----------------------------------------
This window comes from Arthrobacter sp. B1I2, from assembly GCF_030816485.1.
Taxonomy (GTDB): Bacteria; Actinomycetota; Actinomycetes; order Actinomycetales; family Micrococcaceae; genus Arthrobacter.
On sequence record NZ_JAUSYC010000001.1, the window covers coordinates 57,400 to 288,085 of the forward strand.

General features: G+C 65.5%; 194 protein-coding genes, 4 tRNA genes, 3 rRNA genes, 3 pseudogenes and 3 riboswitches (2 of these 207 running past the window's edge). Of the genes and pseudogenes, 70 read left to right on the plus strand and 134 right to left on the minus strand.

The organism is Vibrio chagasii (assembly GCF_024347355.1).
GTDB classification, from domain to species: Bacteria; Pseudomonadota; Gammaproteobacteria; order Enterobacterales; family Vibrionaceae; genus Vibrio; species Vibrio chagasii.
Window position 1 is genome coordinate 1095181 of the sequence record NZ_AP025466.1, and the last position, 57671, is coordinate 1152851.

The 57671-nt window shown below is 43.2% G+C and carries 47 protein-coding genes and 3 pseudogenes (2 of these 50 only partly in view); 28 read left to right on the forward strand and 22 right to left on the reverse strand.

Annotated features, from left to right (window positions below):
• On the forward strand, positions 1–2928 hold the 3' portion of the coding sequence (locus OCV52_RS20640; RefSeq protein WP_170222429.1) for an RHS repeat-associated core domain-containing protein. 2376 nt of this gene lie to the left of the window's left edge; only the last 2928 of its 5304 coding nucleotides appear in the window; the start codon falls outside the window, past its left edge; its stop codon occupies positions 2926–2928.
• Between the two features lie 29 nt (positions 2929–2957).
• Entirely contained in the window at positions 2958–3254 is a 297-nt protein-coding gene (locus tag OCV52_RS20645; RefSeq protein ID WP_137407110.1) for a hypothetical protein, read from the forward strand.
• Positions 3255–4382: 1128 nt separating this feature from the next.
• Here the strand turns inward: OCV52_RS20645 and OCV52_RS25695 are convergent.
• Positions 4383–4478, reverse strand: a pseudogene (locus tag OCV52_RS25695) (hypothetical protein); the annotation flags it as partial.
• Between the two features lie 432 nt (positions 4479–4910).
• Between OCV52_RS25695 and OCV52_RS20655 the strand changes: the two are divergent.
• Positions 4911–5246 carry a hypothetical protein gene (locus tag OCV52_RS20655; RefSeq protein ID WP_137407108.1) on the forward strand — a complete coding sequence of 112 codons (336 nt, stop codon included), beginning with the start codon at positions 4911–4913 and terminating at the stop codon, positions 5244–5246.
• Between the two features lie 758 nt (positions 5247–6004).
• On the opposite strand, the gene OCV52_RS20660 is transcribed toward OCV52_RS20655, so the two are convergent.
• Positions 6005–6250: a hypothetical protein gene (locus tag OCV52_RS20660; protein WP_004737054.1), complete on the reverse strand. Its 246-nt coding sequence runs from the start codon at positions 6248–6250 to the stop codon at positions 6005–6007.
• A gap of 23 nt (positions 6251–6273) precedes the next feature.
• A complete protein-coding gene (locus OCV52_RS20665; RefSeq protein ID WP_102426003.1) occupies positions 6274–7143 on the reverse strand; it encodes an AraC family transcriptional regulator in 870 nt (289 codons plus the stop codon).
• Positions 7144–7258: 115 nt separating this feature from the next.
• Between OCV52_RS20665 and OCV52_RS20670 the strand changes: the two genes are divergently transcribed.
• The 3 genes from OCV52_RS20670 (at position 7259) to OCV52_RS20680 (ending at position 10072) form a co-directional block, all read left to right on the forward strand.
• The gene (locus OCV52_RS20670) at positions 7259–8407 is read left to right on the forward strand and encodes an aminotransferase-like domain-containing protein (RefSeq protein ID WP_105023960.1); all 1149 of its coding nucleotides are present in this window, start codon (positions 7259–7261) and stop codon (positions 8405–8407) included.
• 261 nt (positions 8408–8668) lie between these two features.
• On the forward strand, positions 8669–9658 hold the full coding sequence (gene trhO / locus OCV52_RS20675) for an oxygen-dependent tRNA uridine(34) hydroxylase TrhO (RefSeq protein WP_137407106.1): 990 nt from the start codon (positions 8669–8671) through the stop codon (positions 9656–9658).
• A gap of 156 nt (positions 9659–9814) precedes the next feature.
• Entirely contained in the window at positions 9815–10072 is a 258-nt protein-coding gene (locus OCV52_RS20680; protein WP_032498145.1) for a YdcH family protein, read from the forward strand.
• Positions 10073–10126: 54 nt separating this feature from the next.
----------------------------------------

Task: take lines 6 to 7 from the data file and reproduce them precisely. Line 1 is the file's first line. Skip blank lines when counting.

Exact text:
GTDB classification, from domain to species: Bacteria; Pseudomonadota; Gammaproteobacteria; order Enterobacterales; family Vibrionaceae; genus Vibrio; species Vibrio chagasii.
Window position 1 is genome coordinate 1095181 of the sequence record NZ_AP025466.1, and the last position, 57671, is coordinate 1152851.